Dolphin Fishing Lures
Here is a list of lures that we recommend when fishing for Dolphin. While we have caught dolphin on all different kinds lures, these are the ones we have found to be most successful when trying to land the perfect dolphin.
Recommended Fishing Lures for Catching Dolphin
You've spotted a bait field and the captain is heading toward the birds. Now, if you remembered to tie a C&H Rattle Jet to the end of your fishing line, chances are good that our dolphin lures bubble stream and rattle action will drive schooling dolphin to strike. The Rattle Jet and Rattle Jet XL are both highly productive dolphin lures when fishing plain or with live baits like ballyhoo or cigar minnows. The XL comes pre-rigged with 6 feet of 120 lb. mono and 8/0 ring-eye hook and the original Rattle Jet is available with 4 different types of rigs. A great light tackle dolphin lure to catch dolphin is the Stubby-Bubbler, which combines the head of the C&H Lures Lil' Stubby with our bubble producing Lil' Bubbler.
Also available from C&H Lures in our rigged and ready series is the Magnum Turbo Whistler. This is not the old lure from Billy Baits, but a new multi-jet lure that produces unbelievable action. The lure's lightweight head is designed with a cupped head to keep the plain or baited lure in the water where dolphin feed. Don't forget to pack your large C&H Fish Bag before you leave home for your next tournament or day of fishing offshore. You'll need to keep your prize dolphin cold for the boat ride back to shore.
About the Mahi-Mahi Dolphin
The dolphin is a popular game fish (not to be confused with the warm-blooded porpoise) for blue water anglers looking for a stubborn fighter. Once hooked, the dolphin is noted for its long, strong runs and spectacular jumps. This colorful fish with blues, greens and yellows will change colors when excited, giving it a neon-like appearance. Mature males are easily identified by their large blunt forehead and their lower jaw which extends forward. Since the species are prolific breeders, the dolphin is a perfect game fish that loves the warm waters of the Gulf Stream. Younger dolphin will often have dark vertical bands, and its colors light up during a fight.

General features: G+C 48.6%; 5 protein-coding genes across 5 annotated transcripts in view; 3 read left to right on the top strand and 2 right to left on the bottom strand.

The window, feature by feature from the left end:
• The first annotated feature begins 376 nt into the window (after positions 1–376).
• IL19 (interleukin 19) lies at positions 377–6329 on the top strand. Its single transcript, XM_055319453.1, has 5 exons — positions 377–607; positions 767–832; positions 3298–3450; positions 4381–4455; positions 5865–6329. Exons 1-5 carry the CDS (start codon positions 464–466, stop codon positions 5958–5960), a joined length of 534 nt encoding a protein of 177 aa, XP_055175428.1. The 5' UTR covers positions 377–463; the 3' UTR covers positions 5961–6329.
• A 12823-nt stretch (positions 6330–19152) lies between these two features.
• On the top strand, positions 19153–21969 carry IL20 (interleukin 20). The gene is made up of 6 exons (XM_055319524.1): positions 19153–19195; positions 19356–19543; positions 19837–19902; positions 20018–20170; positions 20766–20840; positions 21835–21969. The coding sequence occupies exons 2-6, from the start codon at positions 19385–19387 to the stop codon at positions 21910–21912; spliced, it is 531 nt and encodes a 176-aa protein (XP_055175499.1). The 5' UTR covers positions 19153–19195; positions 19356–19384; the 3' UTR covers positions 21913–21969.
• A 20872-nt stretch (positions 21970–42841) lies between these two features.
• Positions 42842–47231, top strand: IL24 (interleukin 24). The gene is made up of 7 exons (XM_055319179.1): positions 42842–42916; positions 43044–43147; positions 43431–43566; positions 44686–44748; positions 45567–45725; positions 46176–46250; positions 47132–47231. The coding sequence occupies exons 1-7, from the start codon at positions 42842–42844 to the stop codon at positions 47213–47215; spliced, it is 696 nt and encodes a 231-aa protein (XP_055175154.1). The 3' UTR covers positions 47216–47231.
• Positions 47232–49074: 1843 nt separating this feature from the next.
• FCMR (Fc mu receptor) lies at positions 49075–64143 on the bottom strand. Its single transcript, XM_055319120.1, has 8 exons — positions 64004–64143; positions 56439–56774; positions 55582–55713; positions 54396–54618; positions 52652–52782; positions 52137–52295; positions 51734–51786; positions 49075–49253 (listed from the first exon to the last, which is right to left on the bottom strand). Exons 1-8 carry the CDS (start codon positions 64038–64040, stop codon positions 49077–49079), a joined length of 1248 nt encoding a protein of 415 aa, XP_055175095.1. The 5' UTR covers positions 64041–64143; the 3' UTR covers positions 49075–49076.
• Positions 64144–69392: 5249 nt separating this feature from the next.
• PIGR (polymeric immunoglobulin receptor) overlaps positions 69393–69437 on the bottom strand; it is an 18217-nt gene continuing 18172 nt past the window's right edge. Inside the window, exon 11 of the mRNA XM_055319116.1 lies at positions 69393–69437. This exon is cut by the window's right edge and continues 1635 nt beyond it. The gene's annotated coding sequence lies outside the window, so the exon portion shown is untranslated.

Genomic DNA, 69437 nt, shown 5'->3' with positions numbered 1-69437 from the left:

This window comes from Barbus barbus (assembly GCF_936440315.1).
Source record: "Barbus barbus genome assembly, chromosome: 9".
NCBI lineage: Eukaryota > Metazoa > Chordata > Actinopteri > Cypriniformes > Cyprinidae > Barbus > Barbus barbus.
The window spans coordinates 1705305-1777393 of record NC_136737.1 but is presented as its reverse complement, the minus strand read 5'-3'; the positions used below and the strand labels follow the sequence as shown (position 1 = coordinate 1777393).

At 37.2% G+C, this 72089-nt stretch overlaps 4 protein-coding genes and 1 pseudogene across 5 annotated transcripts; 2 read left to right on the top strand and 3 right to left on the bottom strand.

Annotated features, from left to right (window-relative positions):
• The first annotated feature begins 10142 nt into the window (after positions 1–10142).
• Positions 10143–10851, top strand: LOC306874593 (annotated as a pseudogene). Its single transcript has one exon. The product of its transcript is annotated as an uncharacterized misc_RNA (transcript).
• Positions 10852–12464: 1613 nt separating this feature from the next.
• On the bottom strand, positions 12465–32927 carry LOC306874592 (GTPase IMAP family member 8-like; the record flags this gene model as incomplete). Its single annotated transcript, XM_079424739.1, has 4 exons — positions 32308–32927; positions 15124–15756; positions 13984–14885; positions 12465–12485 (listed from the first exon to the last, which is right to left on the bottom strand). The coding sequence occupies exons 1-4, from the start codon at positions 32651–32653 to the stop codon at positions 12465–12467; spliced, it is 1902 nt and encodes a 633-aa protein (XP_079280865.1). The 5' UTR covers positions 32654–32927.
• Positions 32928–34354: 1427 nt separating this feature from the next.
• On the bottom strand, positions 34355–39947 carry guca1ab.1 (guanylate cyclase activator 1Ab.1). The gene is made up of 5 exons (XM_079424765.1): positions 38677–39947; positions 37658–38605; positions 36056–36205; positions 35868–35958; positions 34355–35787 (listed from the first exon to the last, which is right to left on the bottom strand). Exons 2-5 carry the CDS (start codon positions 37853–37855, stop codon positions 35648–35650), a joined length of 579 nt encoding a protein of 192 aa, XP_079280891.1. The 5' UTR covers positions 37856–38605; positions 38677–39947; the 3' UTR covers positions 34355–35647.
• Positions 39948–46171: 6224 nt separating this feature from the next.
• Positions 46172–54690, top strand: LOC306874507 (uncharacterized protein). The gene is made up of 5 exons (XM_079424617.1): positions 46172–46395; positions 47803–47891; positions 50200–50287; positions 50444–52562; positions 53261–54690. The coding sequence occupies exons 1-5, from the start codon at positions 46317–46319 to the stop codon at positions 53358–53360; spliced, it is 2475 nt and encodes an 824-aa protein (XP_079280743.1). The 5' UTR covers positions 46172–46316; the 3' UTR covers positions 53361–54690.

Unlike many other blue water species, the bull dolphin grows faster and larger than the female. The world record saltwater tackle catch of 88 lbs. was made off the coast of the Bahamas. In Florida, the record all-tackle catch for a dolphin weighed in at 77 lbs. 12 ounces. The most productive way of fishing for dolphin is slow trolling at a speed that leaves the dolphin lures and baits in the water. Since dolphin tend to stay very close to bait fish fields, sight fishing has also become a popular method of fishing for dolphin. Dolphin feed in large groups and tend to chase schools of fish to surface when feeding, so keep an eye out for the birds and be ready to drop your fishing line in the mix.
Served as Mahi Mahi in fish kitchens and fine restaurants, the dolphin is a true seafood delicacy. Younger dolphin most often travel and feed in medium-sized schools (larger bulls and cows tend to travel in pairs). Dolphin are naturally attracted to floating objects, making weed lines and Sargasso seaweed patches, where bait fish tend to hide, an ideal spot to drop your fishing line. When fishing in a school of dolphin, some boat captains will leave a recently hooked dolphin in the water to attract the school back to the boat. These predictable behaviors make fishing for dolphin one of the more popular forms of blue water fishing for the recreational angler.